An exploration of the science of foam that is also an engaging appreciation of its cultural uses—think of your beer’s head or cappuccino’s cap—from physicist Perkowitz (Empire of Light, 1996).
Foam is one of those peculiar and intriguing semi-states, not really liquid or gas or solid, but an arrangement of adjoining bubbles and cells of gas within a liquid or solid. Perkowitz takes readers on a Cook’s Tour through the substance’s extensive and quirky world, from ocean whitecaps to champagne, pumice, and bread—the foamy turmoil of quantum events. He works his thrall mostly in the cultural aspects of foam: how it effects the flavor of beer, the taste of bread; how it brought about an environmental crisis with its near indestructibility as exemplified by packing peanuts and Macdonald’s clamshell burger containers; the ethereal pleasures of meringues and soufflés and mousses; the aesthetic chords struck by paintings of churning waves from Hokusai to Homer. But when Perkowitz delves into the physics of foam, he gets bogged down. It may be that the mechanical and dynamic properties of foam are simply not compelling, but it does seem as though something as wondrous as sonoluminescence (the act by which bubbles change sound into light) ought to have readers gasping in awe. It doesn’t, here. More problematical is that Perkowitz at times comes perilously close to a tone of cooing condescension: “No doubt you’ll soon notice the remarkable diversity of matter that surrounds us.” At the end of the book, he does manage to make his science sing when he describes the cosmos as having the distinct qualities of foam as witnessed through the distribution of galaxies across space.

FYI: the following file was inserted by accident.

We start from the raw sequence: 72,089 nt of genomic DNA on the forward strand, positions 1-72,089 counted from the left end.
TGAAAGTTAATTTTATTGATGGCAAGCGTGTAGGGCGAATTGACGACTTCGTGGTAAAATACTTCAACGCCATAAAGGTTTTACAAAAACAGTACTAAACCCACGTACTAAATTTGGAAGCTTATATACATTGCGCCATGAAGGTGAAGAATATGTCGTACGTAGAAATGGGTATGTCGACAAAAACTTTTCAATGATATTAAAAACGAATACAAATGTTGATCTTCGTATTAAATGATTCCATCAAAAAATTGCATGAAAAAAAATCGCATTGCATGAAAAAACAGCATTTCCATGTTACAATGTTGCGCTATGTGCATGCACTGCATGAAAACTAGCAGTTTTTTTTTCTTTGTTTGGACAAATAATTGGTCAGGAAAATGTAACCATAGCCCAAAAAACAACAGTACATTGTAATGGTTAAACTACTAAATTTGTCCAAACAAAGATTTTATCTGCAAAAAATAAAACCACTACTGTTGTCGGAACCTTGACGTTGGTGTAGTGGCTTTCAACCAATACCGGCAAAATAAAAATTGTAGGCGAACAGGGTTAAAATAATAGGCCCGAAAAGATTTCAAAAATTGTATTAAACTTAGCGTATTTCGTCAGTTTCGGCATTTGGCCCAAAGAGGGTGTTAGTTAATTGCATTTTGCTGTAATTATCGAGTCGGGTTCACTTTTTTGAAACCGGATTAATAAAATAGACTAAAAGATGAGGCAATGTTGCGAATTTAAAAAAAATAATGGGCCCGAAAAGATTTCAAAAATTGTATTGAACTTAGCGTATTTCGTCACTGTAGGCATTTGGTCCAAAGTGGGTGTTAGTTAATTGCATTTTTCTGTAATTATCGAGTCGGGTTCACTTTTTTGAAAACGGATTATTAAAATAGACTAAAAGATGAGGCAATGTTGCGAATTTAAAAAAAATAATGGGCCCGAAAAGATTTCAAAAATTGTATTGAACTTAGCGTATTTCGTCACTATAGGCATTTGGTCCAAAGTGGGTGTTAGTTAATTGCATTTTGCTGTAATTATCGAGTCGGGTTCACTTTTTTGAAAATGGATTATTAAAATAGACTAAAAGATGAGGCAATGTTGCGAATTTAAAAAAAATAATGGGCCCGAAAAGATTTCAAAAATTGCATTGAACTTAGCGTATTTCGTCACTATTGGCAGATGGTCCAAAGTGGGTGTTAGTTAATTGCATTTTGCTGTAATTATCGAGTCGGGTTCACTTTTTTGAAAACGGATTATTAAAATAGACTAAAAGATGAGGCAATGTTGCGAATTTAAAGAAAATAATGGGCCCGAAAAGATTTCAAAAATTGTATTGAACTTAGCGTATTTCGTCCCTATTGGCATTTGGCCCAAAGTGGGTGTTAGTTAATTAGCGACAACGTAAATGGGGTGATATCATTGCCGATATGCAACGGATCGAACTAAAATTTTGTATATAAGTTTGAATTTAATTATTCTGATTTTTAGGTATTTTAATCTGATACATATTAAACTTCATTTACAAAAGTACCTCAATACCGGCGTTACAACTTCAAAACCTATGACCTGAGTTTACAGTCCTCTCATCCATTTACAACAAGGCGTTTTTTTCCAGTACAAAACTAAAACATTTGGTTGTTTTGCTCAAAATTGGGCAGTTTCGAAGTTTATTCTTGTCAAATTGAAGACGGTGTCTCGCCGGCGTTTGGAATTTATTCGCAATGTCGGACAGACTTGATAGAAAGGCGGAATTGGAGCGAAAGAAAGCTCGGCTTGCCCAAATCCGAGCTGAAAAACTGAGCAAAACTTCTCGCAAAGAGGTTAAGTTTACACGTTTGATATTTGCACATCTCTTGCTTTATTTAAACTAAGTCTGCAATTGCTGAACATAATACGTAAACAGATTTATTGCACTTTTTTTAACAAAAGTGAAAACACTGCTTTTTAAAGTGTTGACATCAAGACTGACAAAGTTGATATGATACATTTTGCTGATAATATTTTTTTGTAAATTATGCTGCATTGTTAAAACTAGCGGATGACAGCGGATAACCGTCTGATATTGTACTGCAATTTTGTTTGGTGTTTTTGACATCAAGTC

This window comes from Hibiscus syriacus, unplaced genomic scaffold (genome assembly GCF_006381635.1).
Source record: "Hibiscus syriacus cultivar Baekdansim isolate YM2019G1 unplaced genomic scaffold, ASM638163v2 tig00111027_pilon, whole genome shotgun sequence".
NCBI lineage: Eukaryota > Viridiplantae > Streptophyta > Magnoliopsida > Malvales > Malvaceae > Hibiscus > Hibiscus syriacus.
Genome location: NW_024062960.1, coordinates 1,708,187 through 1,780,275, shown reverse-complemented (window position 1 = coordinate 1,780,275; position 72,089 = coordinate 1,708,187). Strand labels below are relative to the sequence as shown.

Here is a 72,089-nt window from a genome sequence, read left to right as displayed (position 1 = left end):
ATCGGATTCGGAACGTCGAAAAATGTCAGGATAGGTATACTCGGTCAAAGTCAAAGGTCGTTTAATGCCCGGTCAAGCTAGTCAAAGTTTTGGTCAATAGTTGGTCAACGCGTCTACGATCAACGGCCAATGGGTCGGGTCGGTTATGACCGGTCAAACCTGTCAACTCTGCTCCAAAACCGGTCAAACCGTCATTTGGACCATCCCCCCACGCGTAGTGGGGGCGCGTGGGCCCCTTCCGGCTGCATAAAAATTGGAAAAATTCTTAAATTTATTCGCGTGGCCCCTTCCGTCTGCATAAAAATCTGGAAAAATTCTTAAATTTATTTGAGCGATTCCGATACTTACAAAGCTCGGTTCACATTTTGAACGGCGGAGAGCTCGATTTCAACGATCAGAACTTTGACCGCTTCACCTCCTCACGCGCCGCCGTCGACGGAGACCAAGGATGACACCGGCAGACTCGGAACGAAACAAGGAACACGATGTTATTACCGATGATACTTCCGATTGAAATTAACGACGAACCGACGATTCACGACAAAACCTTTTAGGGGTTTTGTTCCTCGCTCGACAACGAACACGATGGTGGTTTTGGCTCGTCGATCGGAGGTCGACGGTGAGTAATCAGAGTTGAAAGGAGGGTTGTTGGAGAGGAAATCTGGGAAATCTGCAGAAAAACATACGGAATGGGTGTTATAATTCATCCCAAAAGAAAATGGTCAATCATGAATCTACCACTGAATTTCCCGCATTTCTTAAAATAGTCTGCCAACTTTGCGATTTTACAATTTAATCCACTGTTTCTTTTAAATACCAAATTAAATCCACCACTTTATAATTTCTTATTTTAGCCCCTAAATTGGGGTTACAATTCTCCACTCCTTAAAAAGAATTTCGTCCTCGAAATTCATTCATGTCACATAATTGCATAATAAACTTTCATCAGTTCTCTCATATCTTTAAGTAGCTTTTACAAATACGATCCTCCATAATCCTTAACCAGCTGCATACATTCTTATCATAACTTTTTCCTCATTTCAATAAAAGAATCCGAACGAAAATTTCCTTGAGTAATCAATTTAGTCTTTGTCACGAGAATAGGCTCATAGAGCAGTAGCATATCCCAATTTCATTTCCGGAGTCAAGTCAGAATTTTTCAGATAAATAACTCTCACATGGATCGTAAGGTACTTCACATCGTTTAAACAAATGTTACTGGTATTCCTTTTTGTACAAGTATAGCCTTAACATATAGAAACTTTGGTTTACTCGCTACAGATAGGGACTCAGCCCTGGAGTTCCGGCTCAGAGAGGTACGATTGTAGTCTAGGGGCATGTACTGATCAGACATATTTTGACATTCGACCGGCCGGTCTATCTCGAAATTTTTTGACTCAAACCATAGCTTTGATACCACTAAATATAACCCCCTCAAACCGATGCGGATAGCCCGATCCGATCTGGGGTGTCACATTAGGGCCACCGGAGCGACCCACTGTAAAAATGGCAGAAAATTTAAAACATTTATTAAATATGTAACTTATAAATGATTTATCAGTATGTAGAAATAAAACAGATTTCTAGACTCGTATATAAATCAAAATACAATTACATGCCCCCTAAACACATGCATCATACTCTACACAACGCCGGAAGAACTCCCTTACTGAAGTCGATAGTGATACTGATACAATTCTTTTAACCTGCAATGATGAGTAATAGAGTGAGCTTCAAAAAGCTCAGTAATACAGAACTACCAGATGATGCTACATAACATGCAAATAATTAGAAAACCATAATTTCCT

Curious about that froth on your cappuccino? Here’s the place to take its measure. But it is the reader who will have to provide the initial spark of interest, for though Perkowitz can be entertaining, he is not alluring.